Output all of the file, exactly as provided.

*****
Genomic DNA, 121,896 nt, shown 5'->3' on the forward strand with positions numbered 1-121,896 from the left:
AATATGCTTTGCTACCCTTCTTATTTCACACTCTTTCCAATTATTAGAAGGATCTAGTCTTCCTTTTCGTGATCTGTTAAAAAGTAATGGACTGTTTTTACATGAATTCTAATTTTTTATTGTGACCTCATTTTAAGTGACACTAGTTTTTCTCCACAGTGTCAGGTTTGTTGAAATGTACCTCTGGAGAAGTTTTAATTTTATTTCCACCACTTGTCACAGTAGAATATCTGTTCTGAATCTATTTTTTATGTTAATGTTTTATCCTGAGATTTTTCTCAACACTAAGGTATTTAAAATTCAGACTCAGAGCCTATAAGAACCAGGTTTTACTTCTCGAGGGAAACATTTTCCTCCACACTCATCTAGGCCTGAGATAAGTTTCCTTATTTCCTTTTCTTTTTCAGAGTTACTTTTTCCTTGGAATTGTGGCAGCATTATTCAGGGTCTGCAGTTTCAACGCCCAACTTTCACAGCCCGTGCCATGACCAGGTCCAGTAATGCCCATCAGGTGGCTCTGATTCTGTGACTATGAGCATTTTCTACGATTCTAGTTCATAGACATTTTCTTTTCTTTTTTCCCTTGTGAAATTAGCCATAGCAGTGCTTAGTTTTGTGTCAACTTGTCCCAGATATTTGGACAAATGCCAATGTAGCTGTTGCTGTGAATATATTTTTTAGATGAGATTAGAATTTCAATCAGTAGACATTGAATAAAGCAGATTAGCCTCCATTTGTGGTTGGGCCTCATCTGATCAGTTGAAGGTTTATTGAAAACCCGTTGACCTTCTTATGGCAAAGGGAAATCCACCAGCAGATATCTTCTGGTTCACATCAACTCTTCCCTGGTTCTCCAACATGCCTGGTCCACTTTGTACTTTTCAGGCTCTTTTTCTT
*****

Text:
Genomic DNA, 121,896 nt, shown 5'->3' on the forward strand with positions numbered 1-121,896 from the left:
AATATGCTTTGCTACCCTTCTTATTTCACACTCTTTCCAATTATTAGAAGGATCTAGTCTTCCTTTTCGTGATCTGTTAAAAAGTAATGGACTGTTTTTACATGAATTCTAATTTTTTATTGTGACCTCATTTTAAGTGACACTAGTTTTTCTCCACAGTGTCAGGTTTGTTGAAATGTACCTCTGGAGAAGTTTTAATTTTATTTCCACCACTTGTCACAGTAGAATATCTGTTCTGAATCTATTTTTTATGTTAATGTTTTATCCTGAGATTTTTCTCAACACTAAGGTATTTAAAATTCAGACTCAGAGCCTATAAGAACCAGGTTTTACTTCTCGAGGGAAACATTTTCCTCCACACTCATCTAGGCCTGAGATAAGTTTCCTTATTTCCTTTTCTTTTTCAGAGTTACTTTTTCCTTGGAATTGTGGCAGCATTATTCAGGGTCTGCAGTTTCAACGCCCAACTTTCACAGCCCGTGCCATGACCAGGTCCAGTAATGCCCATCAGGTGGCTCTGATTCTGTGACTATGAGCATTTTCTACGATTCTAGTTCATAGACATTTTCTTTTCTTTTTTCCCTTGTGAAATTAGCCATAGCAGTGCTTAGTTTTGTGTCAACTTGTCCCAGATATTTGGACAAATGCCAATGTAGCTGTTGCTGTGAATATATTTTTTAGATGAGATTAGAATTTCAATCAGTAGACATTGAATAAAGCAGATTAGCCTCCATTTGTGGTTGGGCCTCATCTGATCAGTTGAAGGTTTATTGAAAACCCGTTGACCTTCTTATGGCAAAGGGAAATCCACCAGCAGATATCTTCTGGTTCACATCAACTCTTCCCTGGTTCTCCAACATGCCTGGTCCACTTTGTACTTTTCAGGCTCTTTTTCTT